Budget 2016: Rural and property points

Headline points from the 2016 Budget for the rural economy and property. Get out of sugar, get into tunnelling, run a micro-business on the side, infrastructure needs you, take your capital gains now, incorporation is looking better and better unless you intend to sell your professional services to the public sector, drink whisky and beer not wine. Despite this, old age and death are beginning to look expensive.

A £3.5 bn reduction in public expenditure is not intended to dent George Osborne’s claim that, “We [ie the Conservative Government] are the builders”. Practically this means Continue reading “Budget 2016: Rural and property points”

Inheritance Tax Residence Exemption: Even more smoke and mirrors from the 2015 Summer Budget

The fanfare for this Summer’s July Budget trumpeted the arrival of a £1 million IHT exemption for the family home.  The detail is not so clear cut.  Chancellor George Osborne has introduced a new residence exemption from IHT.  It works like this. Continue reading “Inheritance Tax Residence Exemption: Even more smoke and mirrors from the 2015 Summer Budget”

Trustees: Need to Know 3 – Tax is not the only reason

Trusts are subject to Income Tax, Value Added Tax, Capital Gains Tax and Inheritance Tax in much the same way as individuals.  Each tax has important differences in the way it treats trusts, generally treating the trust as a higher rate taxpayer with little or no personal allowance.  Inheritance Tax in particular has a special regime for the taxation of some types of trust, where tax is levied every 10 years on a revaluation of trust assets.  Tax should never be the driving force behind the creation of a trust, but it is important that trustees have a broad understanding of the tax position.

This will be one of the topics reviewed in more depth during the forthcoming Trustee Training Events at Rhug estate and Ragley Hall, organised in conjunction with the CLA. For more details:

Trust Programme Spring 2015

This is the third of 10 brief ‘Need to Know’ notes for trustees and their professional advisers.

Trustee Development Spring 2015

The personal responsibility of an estate trustee far exceeds that of a company director, shareholder, limited liability partner or sole trader. This responsibility extends to settlors and beneficiaries, and many others besides. Many people rely on rural estates for their livelihood and homes. Estates are under wider public scrutiny on a scale never experienced before. The complexities of farming and rural estate management have never been greater. New business opportunities abound for the creative estate manager, but the prospect of commercial reward comes with risk.

Working with the CLA we have devised a one day trustee training course which includes a tour of an award-winning estate. The Rhug estate will be our host on 17 March 2015, and we are delighted to be visiting Ragley Hall for the first time on 21 March.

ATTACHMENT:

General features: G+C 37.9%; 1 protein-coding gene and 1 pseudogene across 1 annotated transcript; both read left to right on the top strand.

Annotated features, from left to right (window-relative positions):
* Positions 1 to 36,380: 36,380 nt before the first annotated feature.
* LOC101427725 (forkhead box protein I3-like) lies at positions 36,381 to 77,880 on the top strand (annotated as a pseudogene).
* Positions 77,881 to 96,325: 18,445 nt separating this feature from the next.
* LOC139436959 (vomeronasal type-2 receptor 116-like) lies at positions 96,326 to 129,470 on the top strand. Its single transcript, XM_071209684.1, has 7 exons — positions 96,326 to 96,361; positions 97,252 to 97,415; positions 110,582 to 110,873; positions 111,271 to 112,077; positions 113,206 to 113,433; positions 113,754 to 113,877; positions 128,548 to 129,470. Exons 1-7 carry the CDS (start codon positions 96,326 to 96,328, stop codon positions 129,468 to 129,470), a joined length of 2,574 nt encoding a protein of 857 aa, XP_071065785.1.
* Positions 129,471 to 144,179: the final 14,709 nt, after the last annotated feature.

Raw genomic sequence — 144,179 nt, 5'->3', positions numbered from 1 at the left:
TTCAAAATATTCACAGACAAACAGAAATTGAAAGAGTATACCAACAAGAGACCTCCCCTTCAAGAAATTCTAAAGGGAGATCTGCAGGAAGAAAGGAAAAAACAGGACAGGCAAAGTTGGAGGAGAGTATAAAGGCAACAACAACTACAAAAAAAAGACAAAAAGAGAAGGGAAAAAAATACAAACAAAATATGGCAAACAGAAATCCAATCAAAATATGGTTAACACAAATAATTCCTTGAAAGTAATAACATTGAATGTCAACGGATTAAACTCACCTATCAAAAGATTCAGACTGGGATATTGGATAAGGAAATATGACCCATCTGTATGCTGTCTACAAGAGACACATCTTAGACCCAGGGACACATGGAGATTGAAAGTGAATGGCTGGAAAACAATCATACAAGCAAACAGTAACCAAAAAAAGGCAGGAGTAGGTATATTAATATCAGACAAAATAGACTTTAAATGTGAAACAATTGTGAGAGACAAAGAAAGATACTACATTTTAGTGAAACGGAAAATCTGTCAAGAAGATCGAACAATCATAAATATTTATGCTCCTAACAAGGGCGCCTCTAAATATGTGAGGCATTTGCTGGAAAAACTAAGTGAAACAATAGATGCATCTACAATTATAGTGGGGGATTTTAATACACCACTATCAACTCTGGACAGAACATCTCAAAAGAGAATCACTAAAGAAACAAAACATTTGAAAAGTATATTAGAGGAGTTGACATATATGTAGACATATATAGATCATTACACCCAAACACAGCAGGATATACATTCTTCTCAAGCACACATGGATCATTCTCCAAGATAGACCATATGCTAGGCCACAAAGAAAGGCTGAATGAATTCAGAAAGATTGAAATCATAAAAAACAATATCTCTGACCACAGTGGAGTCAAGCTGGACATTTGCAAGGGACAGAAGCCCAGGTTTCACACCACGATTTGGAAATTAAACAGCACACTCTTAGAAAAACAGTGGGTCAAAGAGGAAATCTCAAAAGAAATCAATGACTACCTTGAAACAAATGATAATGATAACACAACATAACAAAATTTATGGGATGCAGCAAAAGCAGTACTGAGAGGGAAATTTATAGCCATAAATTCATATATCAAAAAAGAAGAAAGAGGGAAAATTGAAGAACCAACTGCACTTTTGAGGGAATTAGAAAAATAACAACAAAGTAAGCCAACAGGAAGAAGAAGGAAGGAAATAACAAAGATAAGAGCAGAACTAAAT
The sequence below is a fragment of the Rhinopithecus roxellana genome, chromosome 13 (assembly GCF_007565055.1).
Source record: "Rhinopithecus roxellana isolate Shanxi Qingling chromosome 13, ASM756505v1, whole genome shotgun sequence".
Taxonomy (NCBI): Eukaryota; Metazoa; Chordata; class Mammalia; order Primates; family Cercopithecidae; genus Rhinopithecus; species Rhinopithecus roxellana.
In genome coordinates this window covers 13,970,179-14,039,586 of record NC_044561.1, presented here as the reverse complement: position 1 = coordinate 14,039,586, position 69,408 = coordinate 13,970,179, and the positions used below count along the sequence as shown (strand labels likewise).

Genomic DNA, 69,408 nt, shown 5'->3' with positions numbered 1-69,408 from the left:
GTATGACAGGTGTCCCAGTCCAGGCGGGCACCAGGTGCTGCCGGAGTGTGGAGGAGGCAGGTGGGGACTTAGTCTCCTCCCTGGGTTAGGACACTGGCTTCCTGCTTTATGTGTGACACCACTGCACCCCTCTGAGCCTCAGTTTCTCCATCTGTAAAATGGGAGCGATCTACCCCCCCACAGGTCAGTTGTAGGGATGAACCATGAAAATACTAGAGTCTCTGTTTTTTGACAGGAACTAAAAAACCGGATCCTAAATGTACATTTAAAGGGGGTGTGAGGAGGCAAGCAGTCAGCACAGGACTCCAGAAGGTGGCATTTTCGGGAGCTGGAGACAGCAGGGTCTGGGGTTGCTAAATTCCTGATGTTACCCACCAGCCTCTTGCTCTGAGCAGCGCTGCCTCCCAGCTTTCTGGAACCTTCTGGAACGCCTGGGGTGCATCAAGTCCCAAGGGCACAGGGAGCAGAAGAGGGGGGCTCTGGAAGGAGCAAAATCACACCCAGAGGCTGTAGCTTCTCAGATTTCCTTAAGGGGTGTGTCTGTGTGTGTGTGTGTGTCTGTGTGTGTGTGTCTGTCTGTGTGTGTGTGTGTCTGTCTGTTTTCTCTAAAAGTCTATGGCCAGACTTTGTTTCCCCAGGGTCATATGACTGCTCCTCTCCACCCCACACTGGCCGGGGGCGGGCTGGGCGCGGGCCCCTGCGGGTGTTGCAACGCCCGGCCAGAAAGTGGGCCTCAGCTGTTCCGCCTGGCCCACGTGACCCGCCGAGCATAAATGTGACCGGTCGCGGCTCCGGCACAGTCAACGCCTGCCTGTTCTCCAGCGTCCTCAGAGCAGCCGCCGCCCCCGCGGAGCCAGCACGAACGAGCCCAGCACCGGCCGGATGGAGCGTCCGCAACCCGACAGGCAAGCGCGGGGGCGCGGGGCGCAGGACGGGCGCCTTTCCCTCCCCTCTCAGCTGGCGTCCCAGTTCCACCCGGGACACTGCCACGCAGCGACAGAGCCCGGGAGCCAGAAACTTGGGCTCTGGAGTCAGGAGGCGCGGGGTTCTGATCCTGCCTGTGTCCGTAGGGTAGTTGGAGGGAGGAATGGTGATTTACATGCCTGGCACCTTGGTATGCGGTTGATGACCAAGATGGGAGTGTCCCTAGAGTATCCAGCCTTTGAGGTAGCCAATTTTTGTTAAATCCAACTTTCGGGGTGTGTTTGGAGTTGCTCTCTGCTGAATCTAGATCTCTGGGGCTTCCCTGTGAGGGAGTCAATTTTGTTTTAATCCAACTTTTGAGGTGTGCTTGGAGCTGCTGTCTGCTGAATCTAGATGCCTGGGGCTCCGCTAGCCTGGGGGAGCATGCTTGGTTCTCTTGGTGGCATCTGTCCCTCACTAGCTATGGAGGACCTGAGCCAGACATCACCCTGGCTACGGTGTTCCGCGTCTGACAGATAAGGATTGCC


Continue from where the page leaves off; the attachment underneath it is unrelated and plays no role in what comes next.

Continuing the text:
The programme will ensure that estate trustees know their job: a vital safeguard for settlors, beneficiaries, estate managers, other professional advisers and, not least, trustees themselves.

Training Outcomes
On successful completion you should:
• Understand the extent of the personal responsibility of a trustee to beneficiaries;
• Understand the trustees’ role, authority and responsibility in the management of a rural estate;
• Participate effectively in trustees’ meetings and other trust business;
• Relate effectively to beneficiaries, settlors, staff, key advisers and other interested parties in the strategic management and direction of a rural estate

To book a place please follow this link:

https://www.dropbox.com/s/gsuas1gvrojpiib/Trust%20Programme%20Spring%202015.pdf?dl=0

Alternatively, please email Charles Cowap, cdcowap@gmail.com or call Charles on 07947 706505, or use the contact form below. RICS members, chartered accountants and solicitors will be able to claim formal CPD in respect of their participation.

Valuation: Cross-roads or cul-de-sac?

This was the title of my presentation at the RICS Wales Rural Conference held on Tuesday 9 December 2014 in Llandrindod Wells.  Here are the slides.

The contrast between the complexities of valuing woodland for taxation purposes and renewable energy installations is meant to indicate the broad sweep of the challenge facing the modern rural valuer. This is a challenge which is likely to be become broader and more complex with the need to consider the valuation of natural services and capital. Equally the accountability of valuers is only set to grow as the two case updates demonstrate.

One wood worth £70,000 but potentially five different Inheritance Tax bills ranging from nil to £28,000. Capital Gains Tax with potential bills on disposal ranging from less than £5,000 to more than £11,000.  This Wednesday’s web class will explain how to keep the tax bill down.  It will also look at the wider benefits that might be available to an estate that keeps its woods in good order.  RICS Web classes are not restricted to RICS members.  They provide a very cost-effective way to make sure you are up to date from the convenience of your own computer, and because they are ‘live’ you have all the benefits of being able to ask questions, and take part in online discussions.  This class in particular is highly relevant to anybody with an interest in private woodland ownership and management.

Details here: http://www.rics.org/uk/training-events/e-learning/web-classes/woodland-taxation-valuation/online/